Can The COVID Vaccines Affect Your Menstrual Cycle?

COVID-19 vaccination is suggested for all females, including those who are pregnant or may become pregnant in the future. It decreases the risk of getting severely ill from the virus and helps protect both mother and child during pregnancy. Though, worries about the vaccine’s possible effects on menstruation have made some cautious to get vaccinated.

Females have testified menstrual deviations after receiving the COVID-19 vaccine both on social media and through official channels for verifying adverse vaccine events. Nevertheless, these reports signify only a small portion of vaccinated women and differ in the menstrual deviations reported.

A squad of investigators led by Dr. Alison Edelman of Oregon Health & Science University looked into whether COVID-19 vaccines cause variations to menstrual cycles. They linked menstrual cycle length that is the time between bleeding and menses which means days of bleeding in vaccinated and unvaccinated females.

Females between ages 18 to 45 data collected by the researchers through a fertility tracking app. Candidates decided to have their data used for research purposes. All the females had normal cycle lengths, from 24-38 days. Information was linked for three menstrual cycles before the first vaccine dose to the three cycles after that. Information was collected for six consecutive cycles among unvaccinated women. Out of the inoculated candidates’ maximum individuals received the Pfizer-BioNTech vaccine, followed by Moderna vaccine and the remaining received Johnson and Johnson vaccine.

The crew found that females who received a COVID-19 vaccine had an average rise in cycle length of nearly one day for each dose. Between women who received a two-dose vaccine, the first dose was linked with a 0.71-day rise in cycle length and the second dose with a 0.91-day rise. Later modification for age, race and ethnicity, BMI, education, and other factors, the alteration in cycle length was still less than one day for each dose.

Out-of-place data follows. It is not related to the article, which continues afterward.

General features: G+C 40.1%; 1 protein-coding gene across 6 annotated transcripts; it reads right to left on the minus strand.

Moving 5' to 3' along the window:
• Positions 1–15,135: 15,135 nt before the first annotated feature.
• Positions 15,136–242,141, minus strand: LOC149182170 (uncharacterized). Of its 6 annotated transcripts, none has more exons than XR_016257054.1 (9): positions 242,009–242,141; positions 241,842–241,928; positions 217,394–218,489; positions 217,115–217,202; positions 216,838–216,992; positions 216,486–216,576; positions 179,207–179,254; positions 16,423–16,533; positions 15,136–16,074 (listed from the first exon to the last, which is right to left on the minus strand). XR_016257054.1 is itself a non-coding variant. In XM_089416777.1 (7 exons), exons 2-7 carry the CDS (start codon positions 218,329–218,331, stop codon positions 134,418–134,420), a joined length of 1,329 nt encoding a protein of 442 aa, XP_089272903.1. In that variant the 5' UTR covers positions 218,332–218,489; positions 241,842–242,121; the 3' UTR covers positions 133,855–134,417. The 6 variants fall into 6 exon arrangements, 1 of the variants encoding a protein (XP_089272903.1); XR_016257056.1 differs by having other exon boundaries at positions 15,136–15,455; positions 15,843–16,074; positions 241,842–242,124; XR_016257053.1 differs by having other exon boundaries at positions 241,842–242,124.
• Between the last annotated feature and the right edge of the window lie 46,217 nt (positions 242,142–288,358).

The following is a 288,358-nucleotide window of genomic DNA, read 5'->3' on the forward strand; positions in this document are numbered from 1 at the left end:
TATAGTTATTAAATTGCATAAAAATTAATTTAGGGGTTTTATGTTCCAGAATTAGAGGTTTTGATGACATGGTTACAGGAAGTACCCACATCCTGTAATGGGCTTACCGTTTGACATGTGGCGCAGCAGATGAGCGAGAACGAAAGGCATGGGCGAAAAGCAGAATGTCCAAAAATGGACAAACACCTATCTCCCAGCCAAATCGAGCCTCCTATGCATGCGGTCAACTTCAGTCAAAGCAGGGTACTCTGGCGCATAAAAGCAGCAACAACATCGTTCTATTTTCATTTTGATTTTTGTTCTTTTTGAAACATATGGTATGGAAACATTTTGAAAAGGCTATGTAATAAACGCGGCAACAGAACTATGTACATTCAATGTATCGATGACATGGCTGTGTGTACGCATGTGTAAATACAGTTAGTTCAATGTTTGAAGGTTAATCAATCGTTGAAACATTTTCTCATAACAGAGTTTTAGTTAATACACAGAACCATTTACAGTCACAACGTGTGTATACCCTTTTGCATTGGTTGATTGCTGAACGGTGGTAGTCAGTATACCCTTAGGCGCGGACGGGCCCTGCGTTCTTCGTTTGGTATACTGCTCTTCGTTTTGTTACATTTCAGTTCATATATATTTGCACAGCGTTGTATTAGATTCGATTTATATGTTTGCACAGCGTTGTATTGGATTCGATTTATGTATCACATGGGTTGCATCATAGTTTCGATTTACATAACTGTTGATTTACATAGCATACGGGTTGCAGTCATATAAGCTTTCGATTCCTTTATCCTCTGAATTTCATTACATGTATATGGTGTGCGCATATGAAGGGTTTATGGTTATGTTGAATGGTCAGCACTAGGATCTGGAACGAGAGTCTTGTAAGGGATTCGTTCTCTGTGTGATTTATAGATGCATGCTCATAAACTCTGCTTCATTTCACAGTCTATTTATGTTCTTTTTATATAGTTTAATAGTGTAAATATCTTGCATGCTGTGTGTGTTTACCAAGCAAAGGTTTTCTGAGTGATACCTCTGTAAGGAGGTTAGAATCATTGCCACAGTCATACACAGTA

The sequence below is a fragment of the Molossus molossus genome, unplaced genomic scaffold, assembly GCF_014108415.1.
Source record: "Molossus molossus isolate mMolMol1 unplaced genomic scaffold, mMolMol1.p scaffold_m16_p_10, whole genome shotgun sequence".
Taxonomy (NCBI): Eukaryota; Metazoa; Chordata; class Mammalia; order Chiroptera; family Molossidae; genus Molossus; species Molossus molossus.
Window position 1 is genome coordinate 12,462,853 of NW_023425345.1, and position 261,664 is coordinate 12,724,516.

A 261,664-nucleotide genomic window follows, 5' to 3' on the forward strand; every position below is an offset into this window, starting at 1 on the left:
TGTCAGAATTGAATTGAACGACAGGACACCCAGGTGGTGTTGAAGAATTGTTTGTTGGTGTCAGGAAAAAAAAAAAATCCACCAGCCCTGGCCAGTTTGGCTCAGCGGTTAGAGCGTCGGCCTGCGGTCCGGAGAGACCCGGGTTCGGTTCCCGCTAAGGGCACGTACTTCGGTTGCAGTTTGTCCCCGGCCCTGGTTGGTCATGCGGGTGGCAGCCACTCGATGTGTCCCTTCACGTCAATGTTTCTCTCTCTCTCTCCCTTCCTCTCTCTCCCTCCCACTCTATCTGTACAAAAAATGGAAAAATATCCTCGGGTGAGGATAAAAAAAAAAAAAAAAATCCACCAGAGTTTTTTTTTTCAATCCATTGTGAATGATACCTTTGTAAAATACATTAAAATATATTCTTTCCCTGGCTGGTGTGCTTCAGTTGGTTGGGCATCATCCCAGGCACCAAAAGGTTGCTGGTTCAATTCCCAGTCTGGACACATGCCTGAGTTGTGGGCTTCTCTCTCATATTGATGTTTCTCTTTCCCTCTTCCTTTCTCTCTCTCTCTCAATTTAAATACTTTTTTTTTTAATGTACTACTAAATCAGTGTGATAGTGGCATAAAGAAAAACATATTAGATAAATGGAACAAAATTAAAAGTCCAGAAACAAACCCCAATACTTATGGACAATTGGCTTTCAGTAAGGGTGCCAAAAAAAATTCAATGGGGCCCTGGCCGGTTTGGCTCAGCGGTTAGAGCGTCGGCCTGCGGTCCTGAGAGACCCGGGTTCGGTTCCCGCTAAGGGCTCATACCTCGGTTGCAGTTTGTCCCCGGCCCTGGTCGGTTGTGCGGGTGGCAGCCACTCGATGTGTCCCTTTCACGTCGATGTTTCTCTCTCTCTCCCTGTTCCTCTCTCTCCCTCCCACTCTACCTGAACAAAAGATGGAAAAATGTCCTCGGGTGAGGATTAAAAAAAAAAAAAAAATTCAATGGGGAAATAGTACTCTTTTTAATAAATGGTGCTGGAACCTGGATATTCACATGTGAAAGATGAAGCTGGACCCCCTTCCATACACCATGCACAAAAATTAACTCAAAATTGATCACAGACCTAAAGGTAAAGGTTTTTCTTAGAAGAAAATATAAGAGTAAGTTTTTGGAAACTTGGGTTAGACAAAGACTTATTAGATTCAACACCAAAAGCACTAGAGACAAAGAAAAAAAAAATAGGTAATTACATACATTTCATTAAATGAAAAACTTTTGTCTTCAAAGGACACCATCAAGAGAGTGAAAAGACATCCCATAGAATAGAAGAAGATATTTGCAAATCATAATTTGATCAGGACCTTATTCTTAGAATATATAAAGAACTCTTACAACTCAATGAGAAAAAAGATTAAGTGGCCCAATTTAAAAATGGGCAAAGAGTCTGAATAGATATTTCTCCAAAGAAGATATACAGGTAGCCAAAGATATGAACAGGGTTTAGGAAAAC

Getting two vaccine doses within the same menstrual cycle enlarged the cycle length further by about two days on average. Menstrual cycle lengths often swing, and specialists consider cycle variation of up to eight days to be normal. The lengthier menstrual cycles after vaccination reduced in subsequent cycles, signifying they are likely provisional. The investigators did not find any effect of COVID-19 vaccination on the number of menstrual bleeding days.

It is encouraging that the study found only a small, provisional menstrual change in women, says NICHD Director Dr. Diana Bianchi, these outcomes offer, for the first time, a chance to counsel females about what to expect from COVID-19 vaccination thus they can plan consequently.